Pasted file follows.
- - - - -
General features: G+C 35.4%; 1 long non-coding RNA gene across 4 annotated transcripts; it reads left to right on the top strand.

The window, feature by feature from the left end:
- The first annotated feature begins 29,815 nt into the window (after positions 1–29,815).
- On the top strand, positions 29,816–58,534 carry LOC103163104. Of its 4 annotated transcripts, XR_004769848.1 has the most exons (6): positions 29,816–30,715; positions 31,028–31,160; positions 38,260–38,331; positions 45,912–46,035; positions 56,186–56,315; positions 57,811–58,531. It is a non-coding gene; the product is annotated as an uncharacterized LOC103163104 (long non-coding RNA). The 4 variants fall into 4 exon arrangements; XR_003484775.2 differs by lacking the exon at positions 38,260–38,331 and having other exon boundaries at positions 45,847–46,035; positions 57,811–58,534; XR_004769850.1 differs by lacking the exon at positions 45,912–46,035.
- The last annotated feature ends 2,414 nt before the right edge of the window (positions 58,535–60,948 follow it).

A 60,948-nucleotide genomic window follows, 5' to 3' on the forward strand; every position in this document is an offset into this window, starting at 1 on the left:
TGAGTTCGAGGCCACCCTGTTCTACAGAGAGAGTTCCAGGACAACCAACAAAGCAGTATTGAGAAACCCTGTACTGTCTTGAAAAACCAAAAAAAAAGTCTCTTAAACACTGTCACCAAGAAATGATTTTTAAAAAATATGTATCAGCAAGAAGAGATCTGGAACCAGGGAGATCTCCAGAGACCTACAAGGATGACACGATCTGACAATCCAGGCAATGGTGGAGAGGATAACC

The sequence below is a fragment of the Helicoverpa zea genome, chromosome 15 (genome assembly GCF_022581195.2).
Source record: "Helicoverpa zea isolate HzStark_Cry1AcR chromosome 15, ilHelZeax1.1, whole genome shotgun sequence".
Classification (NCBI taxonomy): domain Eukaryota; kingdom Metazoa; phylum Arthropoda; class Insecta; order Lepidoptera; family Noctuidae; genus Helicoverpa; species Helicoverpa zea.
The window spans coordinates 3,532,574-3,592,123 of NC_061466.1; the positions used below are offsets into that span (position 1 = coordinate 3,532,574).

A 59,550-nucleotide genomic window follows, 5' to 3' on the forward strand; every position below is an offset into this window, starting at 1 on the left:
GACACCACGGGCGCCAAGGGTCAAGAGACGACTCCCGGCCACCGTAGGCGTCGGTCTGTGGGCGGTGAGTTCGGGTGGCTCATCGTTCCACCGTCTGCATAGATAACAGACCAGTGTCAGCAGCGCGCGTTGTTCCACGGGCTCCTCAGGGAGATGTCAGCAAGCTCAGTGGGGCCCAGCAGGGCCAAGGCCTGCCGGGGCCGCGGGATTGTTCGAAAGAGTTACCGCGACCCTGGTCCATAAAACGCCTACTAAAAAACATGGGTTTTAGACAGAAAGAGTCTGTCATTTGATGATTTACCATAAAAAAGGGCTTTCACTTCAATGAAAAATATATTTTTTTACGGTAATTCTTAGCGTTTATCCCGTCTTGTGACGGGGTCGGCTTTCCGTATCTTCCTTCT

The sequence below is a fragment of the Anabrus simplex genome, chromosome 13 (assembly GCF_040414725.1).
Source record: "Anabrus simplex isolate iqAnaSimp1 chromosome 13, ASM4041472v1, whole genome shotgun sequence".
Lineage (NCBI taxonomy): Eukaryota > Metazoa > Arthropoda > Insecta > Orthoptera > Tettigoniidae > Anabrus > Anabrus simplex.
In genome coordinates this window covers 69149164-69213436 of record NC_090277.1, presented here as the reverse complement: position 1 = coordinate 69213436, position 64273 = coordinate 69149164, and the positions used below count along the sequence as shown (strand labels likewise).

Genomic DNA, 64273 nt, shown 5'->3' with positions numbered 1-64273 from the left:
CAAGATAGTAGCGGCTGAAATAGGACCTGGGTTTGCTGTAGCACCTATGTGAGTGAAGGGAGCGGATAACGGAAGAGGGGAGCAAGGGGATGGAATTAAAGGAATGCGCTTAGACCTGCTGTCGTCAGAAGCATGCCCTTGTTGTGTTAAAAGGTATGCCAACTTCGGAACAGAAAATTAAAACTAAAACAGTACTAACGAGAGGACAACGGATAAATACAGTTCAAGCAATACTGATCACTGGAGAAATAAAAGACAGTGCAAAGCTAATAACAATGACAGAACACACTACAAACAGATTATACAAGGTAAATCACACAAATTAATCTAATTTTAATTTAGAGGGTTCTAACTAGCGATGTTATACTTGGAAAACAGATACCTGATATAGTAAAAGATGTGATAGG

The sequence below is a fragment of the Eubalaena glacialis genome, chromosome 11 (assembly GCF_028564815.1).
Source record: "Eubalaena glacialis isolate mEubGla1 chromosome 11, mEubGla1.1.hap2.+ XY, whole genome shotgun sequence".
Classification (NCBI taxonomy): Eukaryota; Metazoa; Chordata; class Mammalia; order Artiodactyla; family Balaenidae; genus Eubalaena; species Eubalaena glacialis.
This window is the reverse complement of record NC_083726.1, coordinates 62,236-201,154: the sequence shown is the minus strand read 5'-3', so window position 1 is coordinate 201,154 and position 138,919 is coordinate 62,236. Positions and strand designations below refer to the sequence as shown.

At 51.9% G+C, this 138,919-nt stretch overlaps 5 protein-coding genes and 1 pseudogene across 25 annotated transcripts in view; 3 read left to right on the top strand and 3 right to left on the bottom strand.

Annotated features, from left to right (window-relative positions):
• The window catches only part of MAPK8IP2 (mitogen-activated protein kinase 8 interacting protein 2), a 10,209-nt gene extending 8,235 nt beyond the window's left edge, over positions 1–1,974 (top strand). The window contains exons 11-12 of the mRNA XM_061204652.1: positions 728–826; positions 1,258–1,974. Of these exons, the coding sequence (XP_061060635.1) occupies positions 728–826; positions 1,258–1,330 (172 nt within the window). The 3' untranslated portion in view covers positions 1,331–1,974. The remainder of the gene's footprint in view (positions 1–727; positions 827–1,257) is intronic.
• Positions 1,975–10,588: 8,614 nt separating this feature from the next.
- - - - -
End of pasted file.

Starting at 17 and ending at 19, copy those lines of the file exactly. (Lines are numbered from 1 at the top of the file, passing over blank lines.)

In genome coordinates this window covers 69149164-69213436 of record NC_090277.1, presented here as the reverse complement: position 1 = coordinate 69213436, position 64273 = coordinate 69149164, and the positions used below count along the sequence as shown (strand labels likewise).

Genomic DNA, 64273 nt, shown 5'->3' with positions numbered 1-64273 from the left:
CAAGATAGTAGCGGCTGAAATAGGACCTGGGTTTGCTGTAGCACCTATGTGAGTGAAGGGAGCGGATAACGGAAGAGGGGAGCAAGGGGATGGAATTAAAGGAATGCGCTTAGACCTGCTGTCGTCAGAAGCATGCCCTTGTTGTGTTAAAAGGTATGCCAACTTCGGAACAGAAAATTAAAACTAAAACAGTACTAACGAGAGGACAACGGATAAATACAGTTCAAGCAATACTGATCACTGGAGAAATAAAAGACAGTGCAAAGCTAATAACAATGACAGAACACACTACAAACAGATTATACAAGGTAAATCACACAAATTAATCTAATTTTAATTTAGAGGGTTCTAACTAGCGATGTTATACTTGGAAAACAGATACCTGATATAGTAAAAGATGTGATAGG